The revision of Paragraph 175 in 1969 in Germany had a profound effect on establishing witness and testimony to evoke the historicization of the homosexual persecutions under the Nazi’s. Prior to the amendment to the 1933 act, gay rights activists such as ‘Homosexuelle Aktion Westberlin’, used the pink triangle, which had been used by the Nazi’s to identify homosexual prisoners in camps, as a political statement for justice. In the same token, the newly established journal Gay Sunshineadvocated in 1973 the use of the pink triangle as a mark of respect to those homosexuals who had suffered under National Socialism.17 The American gay rights movements had rapidly established an identity in the light of the Stonewall riots of 1969, which brought a visual representation of oppression to the fore; however the image of the pink triangle with regards memory of its origins became a secondary factor in its potency. The publication of Heinz Heger’s The Men with the Pink Trianglein 1972 has been accredited by Jensen for being a ‘pivotal moment’ for the gay community, by taking into account the perspectives of the a preceding generation, and embracing the pink triangle as a symbol of gay identity. The politicization of the pink triangle is evident in the New York Times in September of 1975. Pleading the case for the rights of homosexuals in employment, Ira Glasser stated: “Many know about the yellow star, but the pink triangle still lies buried as a virtual historical secret. As a result, there is tolerance among good people of discrimination against homosexuals.” Glasser does not, however, make explicit the events to which she recognises are ‘buried’; why they occurred, and how relevant they are in comparison to the cause she is fighting. The potency of the survivor accounts of persecution in Nazi Germany, and the image of the pink triangle were used, not to inspire recognition and incite analysis, but primarily as a political measure to bring awareness to a cause in need of a ‘similar’ historical precedent. The adoption of the pink triangle became representative of an event that encapsulated the need to reform, however this did not incite a focus on exploring the events to which the triangle originally represented. A far greater impetus initiated toward the popularisation of the memories of survivors through popular culture than scholarly research.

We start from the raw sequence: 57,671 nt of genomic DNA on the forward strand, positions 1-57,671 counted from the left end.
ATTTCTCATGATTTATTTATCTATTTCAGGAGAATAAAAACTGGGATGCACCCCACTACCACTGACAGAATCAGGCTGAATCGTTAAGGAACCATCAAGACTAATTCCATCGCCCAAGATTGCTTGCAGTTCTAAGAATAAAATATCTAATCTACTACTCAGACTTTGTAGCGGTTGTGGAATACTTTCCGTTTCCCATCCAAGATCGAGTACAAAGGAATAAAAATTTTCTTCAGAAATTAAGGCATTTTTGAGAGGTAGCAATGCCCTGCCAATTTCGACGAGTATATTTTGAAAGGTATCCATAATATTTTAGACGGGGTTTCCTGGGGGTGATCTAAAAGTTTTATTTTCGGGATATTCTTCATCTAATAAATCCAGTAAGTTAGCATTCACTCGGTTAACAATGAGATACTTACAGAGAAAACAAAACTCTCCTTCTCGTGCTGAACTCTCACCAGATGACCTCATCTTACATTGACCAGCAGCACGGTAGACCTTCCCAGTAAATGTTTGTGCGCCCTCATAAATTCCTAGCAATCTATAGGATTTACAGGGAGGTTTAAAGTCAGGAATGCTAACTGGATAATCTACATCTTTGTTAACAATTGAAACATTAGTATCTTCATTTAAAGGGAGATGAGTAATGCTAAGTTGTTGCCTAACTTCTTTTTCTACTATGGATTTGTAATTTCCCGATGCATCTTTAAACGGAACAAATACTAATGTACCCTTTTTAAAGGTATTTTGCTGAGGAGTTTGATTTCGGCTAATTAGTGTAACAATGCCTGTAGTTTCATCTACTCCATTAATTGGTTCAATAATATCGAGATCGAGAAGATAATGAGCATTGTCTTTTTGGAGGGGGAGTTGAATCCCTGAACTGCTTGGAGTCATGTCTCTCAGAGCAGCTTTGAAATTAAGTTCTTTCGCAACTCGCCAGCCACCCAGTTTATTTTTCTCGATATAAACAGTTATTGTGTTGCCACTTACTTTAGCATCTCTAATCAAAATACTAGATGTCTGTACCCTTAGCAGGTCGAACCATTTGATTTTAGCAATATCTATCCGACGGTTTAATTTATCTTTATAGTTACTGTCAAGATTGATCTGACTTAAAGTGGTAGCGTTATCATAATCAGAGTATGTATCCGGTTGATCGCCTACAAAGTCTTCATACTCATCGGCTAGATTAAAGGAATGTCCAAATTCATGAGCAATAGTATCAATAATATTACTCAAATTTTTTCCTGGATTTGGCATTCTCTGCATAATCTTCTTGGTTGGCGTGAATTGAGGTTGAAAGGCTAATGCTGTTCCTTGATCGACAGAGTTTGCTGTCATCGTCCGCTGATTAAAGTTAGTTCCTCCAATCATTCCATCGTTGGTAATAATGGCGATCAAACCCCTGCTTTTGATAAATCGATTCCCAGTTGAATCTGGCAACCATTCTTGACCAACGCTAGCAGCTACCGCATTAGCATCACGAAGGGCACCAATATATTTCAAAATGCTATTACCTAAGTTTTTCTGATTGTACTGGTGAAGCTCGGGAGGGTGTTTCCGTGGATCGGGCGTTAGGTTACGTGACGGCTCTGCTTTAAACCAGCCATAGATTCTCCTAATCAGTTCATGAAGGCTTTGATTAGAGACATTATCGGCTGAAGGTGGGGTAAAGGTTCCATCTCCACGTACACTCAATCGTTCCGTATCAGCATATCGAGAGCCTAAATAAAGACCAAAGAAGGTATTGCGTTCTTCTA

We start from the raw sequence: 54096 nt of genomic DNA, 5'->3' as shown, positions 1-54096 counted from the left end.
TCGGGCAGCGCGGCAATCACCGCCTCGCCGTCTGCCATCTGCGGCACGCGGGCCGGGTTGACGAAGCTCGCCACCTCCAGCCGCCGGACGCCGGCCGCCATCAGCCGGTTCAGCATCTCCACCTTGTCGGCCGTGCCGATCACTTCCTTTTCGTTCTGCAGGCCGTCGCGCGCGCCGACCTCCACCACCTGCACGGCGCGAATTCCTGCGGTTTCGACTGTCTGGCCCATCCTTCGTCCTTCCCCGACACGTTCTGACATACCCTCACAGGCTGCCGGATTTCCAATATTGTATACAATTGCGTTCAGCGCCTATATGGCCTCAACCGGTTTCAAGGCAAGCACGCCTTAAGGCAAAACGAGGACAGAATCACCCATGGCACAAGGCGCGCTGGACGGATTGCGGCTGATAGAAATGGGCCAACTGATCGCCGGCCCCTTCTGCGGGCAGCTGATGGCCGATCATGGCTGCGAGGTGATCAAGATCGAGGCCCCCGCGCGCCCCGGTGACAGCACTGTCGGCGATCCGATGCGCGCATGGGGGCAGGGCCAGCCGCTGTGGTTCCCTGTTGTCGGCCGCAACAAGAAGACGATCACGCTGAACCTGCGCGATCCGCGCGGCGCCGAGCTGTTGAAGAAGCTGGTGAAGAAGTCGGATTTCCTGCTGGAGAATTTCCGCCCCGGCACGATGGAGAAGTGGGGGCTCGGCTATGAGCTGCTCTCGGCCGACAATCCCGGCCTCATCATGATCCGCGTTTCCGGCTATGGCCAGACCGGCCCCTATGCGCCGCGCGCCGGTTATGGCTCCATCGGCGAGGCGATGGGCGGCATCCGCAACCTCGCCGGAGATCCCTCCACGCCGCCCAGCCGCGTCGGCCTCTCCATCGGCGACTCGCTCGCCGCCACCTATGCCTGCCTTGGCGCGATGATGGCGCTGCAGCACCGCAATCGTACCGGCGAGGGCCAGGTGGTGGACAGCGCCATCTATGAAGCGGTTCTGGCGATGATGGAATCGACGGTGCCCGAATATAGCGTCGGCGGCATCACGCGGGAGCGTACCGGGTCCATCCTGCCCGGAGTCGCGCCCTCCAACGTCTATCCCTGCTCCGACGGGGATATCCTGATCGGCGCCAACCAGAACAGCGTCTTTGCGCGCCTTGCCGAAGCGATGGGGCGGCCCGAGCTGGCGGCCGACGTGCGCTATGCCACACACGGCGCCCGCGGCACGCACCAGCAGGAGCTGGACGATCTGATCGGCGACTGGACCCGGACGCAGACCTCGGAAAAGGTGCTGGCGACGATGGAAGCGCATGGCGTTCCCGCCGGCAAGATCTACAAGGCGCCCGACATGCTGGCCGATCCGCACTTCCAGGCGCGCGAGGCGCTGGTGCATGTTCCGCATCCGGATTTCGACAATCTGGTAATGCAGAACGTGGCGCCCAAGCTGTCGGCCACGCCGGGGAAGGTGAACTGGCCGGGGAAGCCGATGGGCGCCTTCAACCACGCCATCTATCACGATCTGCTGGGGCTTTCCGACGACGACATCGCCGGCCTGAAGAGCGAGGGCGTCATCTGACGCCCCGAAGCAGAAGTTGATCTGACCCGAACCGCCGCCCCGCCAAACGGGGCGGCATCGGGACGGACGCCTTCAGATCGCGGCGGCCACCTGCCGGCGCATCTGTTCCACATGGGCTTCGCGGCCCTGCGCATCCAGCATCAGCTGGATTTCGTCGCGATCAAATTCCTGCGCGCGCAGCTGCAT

‘Queer’ popular culture depicting the National Socialist persecutions of homosexuals has ultimately relied upon survivor memory in their narratives, and has tended to ignore other primary research upon the subject. It can also often be placed as a catalyst for misinterpreting key facts, which have ultimately distorted and distracted scholarly research. Jean Baudrillard stated in 1997 that “…history is our lost referential, that is to say our myth,” and must be “…effaced by an artificial memory.” The flaw in the popularisation of the homosexual experience in the 1970’s and 1980’s is in the very fact that dedicated historical analysis upon the primary material had yet to emerge, and that the reliance upon memory alone provided a highly subjective understanding of the events as a whole. Tending to present popular culture from an individual viewpoint, relative culture in turn became a narrative in which to champion contemporary issues. Martin Sherman’s Bent is arguably the most identifiable example of a cultural representation of the homosexual experiences under National Socialism. It is also an evocative example of the implications of transposing a survivor’s account into popular culture, the lasting effect that it has made on gay communities, and also on historicization. Published in 1979 it borrows idea’s formulated from survivor testimonies; mainly those made by Heinz Heger. During their journey to Dachau, Sherman’s character Horst advises Max the significance of each of the symbols used within the camp, and advises that “…pink’s the lowest.” Max, a homosexual Jew, is made to rape a young dead female Jew to obtain the ‘higher’ Star of David from the Gestapo. The statement was a powerful and controversial one, in effect prioritising the persecution of homosexuals above that of the Final Solution. Golstein criticized Sherman’s decision for its inaccuracy in his Village Voice article, commented on the ‘inevitability’ of the homosexual ‘needs’ of the holocaust’ in light of liberation events of the 1970’s. The Spectator also rebuked Sherman’s decision for becoming “…dangerously close to enlisting the unspeakable horrors of Dachau in the propaganda services of Gay Liberation.” Sherman’s inspiration for the play is made clear in his interview in the New York Times, attributing his London friends’ belief that ‘…250,000, perhaps 500,000’ homosexuals had died in the camps. It was a belief unfounded in historical research, and its effect can be seen in the first major scholarly analysis of the homosexual experience: Frank Rector’s The Nazi Extermination of Homosexuals. His analyses lead him to believe that it seemed “…reasonable to conclude that at least 500,000 gays in the Holocaust died because of prejudice against homosexuals … In reality, the 500,000 figure may seem too conservative.” He also insisted that homosexuals had been part of a Final Solution, with thousands killed in the refuted ‘gas chamber’ of Dachau. Seifert believes that “…fictional and autobiographical works have in part engendered historical research and vice versa.”  The adoption of the homosexual experience within popular culture both encourage a vague awareness of the fact that persecution took place, but as Seifert acknowledges “…without…specific or differentiated knowledge of dates, events, and figures. With gay rights movement at the fore of enlightening the historicization of the persecution of homosexuals under National Socialism, the value of its message had often been placed higher than establishing fact.